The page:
In certain places throughout the world, grocery stores produce an incredible array of colors, even during winter, when it is not likely for those foods to grow outside.
However, this year-round variation has a substantial cost on the planet, with new research finding that ‘food miles’ result in 19 percent of all food emissions, which is three times more than formerly thought.
“Our study estimates global food systems, due to transport, production, and land-use change, contribute about 30 percent of total human-produced greenhouse gas emissions. So, food transport – at around six percent – is a sizable proportion of overall emissions,” explains the study’s lead author, from the University of Sydney environmental modeling researcher -Mengyu Li.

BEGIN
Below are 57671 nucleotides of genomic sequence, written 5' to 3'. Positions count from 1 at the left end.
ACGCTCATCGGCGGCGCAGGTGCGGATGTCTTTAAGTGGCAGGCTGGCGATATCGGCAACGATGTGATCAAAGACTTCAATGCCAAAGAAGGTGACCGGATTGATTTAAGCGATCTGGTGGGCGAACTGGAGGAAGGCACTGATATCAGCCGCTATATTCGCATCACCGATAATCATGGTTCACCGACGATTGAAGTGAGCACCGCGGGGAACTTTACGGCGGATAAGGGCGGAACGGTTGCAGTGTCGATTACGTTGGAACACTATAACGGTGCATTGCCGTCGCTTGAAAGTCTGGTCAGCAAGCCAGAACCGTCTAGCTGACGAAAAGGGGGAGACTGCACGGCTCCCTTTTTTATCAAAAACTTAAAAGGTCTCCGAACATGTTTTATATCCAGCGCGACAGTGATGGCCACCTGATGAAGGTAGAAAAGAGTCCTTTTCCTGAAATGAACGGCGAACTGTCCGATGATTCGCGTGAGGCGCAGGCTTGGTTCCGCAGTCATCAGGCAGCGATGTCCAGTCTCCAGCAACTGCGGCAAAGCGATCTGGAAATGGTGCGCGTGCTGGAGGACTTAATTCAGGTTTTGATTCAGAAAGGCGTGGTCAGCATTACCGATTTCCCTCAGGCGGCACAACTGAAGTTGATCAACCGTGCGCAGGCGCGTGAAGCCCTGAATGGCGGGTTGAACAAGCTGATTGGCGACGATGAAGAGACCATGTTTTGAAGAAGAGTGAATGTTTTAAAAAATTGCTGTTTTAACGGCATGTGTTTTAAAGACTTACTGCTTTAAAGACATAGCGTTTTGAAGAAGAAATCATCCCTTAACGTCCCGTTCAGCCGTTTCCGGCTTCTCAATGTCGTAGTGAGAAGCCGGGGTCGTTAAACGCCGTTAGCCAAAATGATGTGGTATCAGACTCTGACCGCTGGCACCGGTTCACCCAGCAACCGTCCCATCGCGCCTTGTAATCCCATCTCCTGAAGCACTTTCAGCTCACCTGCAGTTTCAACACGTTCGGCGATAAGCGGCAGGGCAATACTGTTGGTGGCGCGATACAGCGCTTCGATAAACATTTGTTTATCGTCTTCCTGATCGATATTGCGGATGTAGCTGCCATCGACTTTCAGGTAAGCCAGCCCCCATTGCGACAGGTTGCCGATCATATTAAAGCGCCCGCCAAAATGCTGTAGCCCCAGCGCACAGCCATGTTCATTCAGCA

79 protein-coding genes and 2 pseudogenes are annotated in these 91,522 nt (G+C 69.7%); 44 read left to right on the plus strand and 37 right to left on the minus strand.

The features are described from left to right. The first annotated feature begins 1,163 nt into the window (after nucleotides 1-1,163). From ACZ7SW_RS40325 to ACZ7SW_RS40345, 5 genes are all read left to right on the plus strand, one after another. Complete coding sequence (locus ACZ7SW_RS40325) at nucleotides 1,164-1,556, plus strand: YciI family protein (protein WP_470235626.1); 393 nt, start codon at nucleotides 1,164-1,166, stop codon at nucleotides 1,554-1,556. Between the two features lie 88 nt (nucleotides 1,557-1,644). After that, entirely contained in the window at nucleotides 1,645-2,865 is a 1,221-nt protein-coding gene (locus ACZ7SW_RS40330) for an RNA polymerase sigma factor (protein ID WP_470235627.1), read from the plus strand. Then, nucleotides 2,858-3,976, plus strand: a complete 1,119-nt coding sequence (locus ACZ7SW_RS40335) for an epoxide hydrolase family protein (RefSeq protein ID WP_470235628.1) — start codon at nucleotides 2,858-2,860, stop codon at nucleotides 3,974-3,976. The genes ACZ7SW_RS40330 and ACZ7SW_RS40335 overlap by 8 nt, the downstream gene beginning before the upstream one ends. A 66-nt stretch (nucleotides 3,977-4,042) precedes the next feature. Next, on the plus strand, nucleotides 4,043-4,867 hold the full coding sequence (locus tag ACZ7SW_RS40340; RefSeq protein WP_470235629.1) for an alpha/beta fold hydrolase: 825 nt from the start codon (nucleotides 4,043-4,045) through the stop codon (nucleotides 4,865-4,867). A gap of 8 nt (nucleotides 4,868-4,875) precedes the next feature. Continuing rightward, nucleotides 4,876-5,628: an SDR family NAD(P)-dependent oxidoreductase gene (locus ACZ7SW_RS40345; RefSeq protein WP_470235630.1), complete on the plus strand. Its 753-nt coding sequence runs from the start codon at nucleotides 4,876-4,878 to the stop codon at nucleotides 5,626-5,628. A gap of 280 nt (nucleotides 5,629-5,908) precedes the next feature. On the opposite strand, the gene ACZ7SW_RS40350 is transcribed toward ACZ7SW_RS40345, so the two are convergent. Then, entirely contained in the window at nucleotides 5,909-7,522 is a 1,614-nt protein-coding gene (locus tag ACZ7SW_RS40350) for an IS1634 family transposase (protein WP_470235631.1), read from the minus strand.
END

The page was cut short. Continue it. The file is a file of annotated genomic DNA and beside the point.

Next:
“Food transport emissions are nearly half of direct emissions from road vehicles.”
“Although carbon emissions associated with food production are well documented,” the team writes in their recent paper, “the carbon footprint of the global trade of food, accounting for the entire food supply chain, has not been comprehensively quantified.
The researchers demonstrate that consumers have the maximum chance of causing extensive change. Therefore, for those of us in high-earning countries, which are separately choosing the local or seasonal option is one of the best paths forward.
This is particularly significant with fruit and vegetables, as they need to be chilled to be sent throughout the world, resulting in even more emissions.